Call your doctor right away if you have serious side effects. Call 911 if your symptoms feel life-threatening or if you think you’re having a medical emergency. Serious side effects and their symptoms can include the following:
- Unusual tiredness
- Unusual dizziness
Unusual digestive upset. Symptoms can include:
- stomach pain
- nausea or vomiting
- Blood in your stool, or black stools
- Blood in your urine
- Unusual bleeding or bruising
- Unusual swelling throughout your body, or bloating in your abdomen (stomach area)
Infection. Symptoms can include:
- muscle aches
- joint pain
Changes in mood or thoughts, or mood disorders such as depression. Symptoms can include:
- severe mood swings
- euphoria (a feeling of intense happiness)
- trouble sleeping
- personality changes
Severe allergic reaction. Symptoms can include:
Adrenal insufficiency. Symptoms can include:
- darkened skin color
- dizziness when standing
More frequent infections (can occur with long-term use)
Stomach ulcers. Symptoms can include:
- pain in the abdomen (stomach area)
- Congestive heart failure. Symptoms can include:
- shortness of breath
- swollen legs
- rapid heartbeat
- Osteoporosis (thinning of the bones)
Disclaimer: Our goal is to provide you with the most relevant and current information. However, because drugs affect each person differently, we cannot guarantee that this information includes all possible side effects. This information is not a substitute for medical advice. Always discuss possible side effects with a healthcare provider who knows your medical history.
Dexamethasone may interact with other medications
Dexamethasone oral tablet can interact with other medications, vitamins, or herbs you may be taking. An interaction is when a substance changes the way a drug works. This can be harmful or prevent the drug from working well.
To help avoid interactions, your doctor should manage all of your medications carefully. Be sure to tell your doctor about all medications, vitamins, or herbs you’re taking. To find out how this drug might interact with something else you’re taking, talk to your doctor or pharmacist.
Examples of drugs that can cause interactions with dexamethasone are listed below.
Erythromycin is used to treat infections caused by bacteria. When used with dexamethasone, this drug can increase the amount of dexamethasone in your body. This raises your risk of side effects.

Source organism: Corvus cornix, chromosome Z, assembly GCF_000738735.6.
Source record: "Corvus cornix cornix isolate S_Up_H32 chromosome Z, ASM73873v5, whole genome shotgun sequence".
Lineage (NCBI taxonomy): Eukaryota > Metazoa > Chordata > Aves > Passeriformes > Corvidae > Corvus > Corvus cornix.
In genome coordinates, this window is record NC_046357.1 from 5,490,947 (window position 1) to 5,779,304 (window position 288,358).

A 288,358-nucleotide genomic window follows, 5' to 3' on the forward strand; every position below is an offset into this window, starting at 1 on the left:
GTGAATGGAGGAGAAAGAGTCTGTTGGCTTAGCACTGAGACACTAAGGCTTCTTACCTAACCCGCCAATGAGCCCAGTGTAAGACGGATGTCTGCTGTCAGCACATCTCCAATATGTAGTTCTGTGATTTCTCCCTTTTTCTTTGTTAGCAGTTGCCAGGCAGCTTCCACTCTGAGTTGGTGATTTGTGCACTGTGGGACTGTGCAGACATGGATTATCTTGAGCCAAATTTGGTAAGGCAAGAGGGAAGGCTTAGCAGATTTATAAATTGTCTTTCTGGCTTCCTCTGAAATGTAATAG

When used with dexamethasone, certain drugs used to treat fungal infections can increase the level of dexamethasone in your blood. This can raise your risk of side effects. Examples of these drugs include:
Amphotericin B is another drug used to treat fungal infections. Using this drug with dexamethasone raises your risk of low potassium levels. (Potassium is a mineral that helps your nerves, muscles, and organs work normally.) This can cause muscle cramps, weakness, tiredness, and an irregular heartbeat.
Using dexamethasone with certain blood thinners can decrease the levels of these drugs in your body. This can make them less effective, and raise your risk of clots or stroke. Examples of these drugs include:
Warfarin is also used to thin the blood. Using dexamethasone with this drug may result in changes to your risk of bleeding. Your doctor may need to monitor you closely.
Related: Ibuprofen tested as a treatment To reduce COVID-19 symptoms.
If you take dexamethasone with certain drugs used to lower cholesterol, it can keep your body from absorbing dexamethasone well. This could keep dexamethasone from working well. Examples of these drugs include:
Cushing’s syndrome drugs
Aminoglutethimide is used to treat symptoms of Cushing’s syndrome (a disease of the adrenal gland). Using this drug with dexamethasone may decrease the amount of dexamethasone in your body. This means it may not work as well.
Dexamethasone may increase your blood glucose. If you take diabetes drugs, your doctor may need to change your dose. Examples of these drugs include:
amylin analogs, such as:
biguanides, such as:
GLP-1 agonists, such as:
- DPP4 inhibitors, such as:
- meglitinides, such as:
- sulfonylureas, such as:
- SGLT-2 inhibitors, such as:
- thiazolidinediones, such as:
- Diuretics (water pills)
When used with dexamethasone, these drugs reduce your body’s potassium levels. (Potassium is a mineral that helps your nerves, muscles, and organs work normally.) This can cause muscle cramps, weakness, tiredness, and an irregular heartbeat. Examples of these drugs include: